This will be the last easy week until the ride in June. That is, provided the hip doesn’t flare up along the way (note: I am being overly optimistic here, again). I have two more weeks in January after which I will have to switch my focus from Recovery to Training. I am up to 10 miles on the stationary bike – which was my Feb 1 milestone. So I feel I am doing well. But it is a long way to go from 10 miles in the gym to 70 miles on the road.
I updated by training plan – It seems I skipped one of the weeks in January (this week) – so I gained a week in my schedule. Yeah!
As I mentioned above, I met my February 1 milestone early. But, I was pretty sore for several days afterwards which isn’t that encouraging. I took a week off from the bike and the hip has settled down. So, the plan for the next two weeks is to do 10 miles on the stationary bike (4 times this week) but to spin a very low gear. Starting the week of Feb 7, if all goes well, I’ll start upping the resistance. Hopefully this will allow the hip to gain some strength before I start asking it to climb. Then the week of March 7 – I try all of this on a real bike.
One of the lingering issues I have been having with the operated hip is stiffness when I first get up (out of a chair, etc.) and a pulling feeling in the front of the hip area in general. While my overal range of motion is pretty good, I have lost some flexibility in my hip flexors. This appears to be pretty common following a PAO. (I think sitting in the lotus position a thing of the past for me.) I discussed this with my PT, and she pointed out how much stuff is located at the front of a hip joint and how much it was probably impacted by the surgery. Anatomy has never been my thing (I am squeamish – thus why I am an civil engineer) so I haven’t really ever looked at all the how a hip is held together. Now I realize, there is a ton of stuff located in up there- most of it lying in the path of my incision. Below are some pictures of where the muscles (first picture) and tendons (second picture) are located in the front of the hip joint. After looking at these, the pain and tightness I am feeling make a lot of sense. I do NOT want to know how my surgeon moved all this stuff around while completing the surgery!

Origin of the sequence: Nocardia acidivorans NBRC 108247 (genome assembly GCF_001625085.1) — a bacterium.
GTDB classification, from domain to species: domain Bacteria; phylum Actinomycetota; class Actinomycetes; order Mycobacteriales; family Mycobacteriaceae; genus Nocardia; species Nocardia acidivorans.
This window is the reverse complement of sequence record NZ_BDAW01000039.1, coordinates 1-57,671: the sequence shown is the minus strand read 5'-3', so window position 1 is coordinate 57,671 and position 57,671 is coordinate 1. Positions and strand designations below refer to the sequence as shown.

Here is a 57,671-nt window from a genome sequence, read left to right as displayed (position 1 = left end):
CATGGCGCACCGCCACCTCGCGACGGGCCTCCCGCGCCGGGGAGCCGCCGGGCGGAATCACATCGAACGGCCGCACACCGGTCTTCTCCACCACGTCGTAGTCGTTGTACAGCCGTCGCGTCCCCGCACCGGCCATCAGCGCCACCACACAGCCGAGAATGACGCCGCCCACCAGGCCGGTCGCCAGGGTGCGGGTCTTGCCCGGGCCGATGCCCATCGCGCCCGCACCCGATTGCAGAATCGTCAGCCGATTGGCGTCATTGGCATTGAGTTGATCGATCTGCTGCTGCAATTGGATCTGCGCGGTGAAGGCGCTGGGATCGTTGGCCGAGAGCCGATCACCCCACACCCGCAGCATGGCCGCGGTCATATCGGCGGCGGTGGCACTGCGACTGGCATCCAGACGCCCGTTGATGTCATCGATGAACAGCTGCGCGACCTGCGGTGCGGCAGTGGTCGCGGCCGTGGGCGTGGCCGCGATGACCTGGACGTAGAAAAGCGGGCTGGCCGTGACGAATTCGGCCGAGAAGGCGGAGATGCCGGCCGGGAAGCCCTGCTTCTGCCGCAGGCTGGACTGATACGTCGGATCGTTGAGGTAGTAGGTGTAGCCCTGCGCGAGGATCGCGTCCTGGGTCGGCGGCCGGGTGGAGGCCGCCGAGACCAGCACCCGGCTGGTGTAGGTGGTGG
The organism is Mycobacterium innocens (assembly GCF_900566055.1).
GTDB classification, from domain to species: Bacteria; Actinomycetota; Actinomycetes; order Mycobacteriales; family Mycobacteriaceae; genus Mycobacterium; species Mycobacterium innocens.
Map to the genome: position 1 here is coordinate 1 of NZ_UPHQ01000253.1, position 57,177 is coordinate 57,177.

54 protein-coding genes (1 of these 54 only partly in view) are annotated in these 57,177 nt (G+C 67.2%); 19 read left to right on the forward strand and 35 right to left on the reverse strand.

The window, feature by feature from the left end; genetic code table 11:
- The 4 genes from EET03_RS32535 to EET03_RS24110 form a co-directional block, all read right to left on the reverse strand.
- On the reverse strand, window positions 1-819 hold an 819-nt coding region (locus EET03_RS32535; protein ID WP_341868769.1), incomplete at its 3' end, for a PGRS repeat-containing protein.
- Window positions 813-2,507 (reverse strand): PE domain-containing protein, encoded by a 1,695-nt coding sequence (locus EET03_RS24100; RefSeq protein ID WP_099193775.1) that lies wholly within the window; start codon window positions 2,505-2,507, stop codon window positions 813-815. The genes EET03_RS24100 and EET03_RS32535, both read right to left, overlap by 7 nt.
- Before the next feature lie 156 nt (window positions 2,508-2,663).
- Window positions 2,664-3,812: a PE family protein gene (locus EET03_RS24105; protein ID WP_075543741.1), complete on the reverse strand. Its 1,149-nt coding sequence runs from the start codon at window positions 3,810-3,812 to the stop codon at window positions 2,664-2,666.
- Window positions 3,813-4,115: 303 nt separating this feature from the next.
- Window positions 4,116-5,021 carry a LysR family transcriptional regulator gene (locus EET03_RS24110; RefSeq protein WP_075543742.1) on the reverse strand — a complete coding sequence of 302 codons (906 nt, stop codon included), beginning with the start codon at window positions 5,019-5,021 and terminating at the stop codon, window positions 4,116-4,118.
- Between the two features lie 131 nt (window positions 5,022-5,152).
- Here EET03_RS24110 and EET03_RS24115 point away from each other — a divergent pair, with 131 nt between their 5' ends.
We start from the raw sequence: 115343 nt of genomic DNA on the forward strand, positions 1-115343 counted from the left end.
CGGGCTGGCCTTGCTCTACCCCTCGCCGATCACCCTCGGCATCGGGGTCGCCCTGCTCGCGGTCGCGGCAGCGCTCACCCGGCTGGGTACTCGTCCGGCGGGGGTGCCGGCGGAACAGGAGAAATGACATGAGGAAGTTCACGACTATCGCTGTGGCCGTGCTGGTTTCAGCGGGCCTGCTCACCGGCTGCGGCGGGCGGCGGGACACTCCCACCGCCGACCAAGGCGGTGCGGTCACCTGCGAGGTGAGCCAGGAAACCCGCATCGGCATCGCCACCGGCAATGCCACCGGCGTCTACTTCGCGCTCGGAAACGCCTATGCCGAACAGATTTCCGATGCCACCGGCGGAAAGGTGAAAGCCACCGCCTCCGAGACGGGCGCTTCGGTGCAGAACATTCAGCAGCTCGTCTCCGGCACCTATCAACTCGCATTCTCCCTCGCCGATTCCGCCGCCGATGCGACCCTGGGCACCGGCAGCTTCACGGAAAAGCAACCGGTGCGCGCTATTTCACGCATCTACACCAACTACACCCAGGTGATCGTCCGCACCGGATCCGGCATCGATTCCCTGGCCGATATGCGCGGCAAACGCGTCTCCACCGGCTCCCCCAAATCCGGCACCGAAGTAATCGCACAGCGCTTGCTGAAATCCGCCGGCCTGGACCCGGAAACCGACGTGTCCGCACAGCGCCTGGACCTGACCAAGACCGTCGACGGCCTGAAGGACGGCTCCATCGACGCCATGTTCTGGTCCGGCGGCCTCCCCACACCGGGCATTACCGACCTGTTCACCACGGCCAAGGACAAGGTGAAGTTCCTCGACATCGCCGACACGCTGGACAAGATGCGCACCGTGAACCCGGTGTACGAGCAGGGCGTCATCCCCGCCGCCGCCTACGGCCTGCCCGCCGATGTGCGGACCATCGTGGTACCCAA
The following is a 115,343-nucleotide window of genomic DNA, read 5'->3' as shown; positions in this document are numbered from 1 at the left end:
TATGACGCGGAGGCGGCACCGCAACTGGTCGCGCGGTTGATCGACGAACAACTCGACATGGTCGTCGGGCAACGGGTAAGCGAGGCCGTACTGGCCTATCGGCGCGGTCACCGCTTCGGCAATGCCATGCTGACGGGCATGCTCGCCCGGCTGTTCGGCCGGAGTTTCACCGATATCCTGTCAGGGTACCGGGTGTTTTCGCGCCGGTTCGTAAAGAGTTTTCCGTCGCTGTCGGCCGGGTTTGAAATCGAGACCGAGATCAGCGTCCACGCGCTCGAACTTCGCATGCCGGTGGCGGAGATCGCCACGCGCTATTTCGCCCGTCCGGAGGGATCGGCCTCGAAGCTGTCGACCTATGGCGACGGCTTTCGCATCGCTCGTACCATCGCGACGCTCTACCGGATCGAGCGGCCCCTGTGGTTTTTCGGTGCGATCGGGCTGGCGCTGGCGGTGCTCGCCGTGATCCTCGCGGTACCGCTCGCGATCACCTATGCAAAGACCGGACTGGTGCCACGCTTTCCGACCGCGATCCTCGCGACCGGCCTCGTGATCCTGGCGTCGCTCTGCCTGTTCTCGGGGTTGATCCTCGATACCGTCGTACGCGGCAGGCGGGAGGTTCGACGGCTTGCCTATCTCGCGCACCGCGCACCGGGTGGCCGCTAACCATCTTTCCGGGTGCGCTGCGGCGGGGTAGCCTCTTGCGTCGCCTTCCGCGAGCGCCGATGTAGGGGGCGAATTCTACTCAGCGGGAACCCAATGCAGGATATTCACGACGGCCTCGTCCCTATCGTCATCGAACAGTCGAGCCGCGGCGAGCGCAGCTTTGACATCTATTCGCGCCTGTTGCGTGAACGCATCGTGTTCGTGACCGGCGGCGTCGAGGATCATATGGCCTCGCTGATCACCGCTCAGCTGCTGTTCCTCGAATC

My PT gave me a stretch that I can do which should, over time, reduce the tightness I am feeling in the hip flexors and help with the overall stiffness. It is hard to describe, so I have included a picture below. Basically, you lay on back on the bed or sofa and let the operated leg hand off the side. This seems like no big deal – but having done it a few times – it is not as relaxing as the picture would lead you to believe. It should show the guy laying there with his eyes screwed shut and his fists clenched. That said, it is helping – it just isn’t any fun.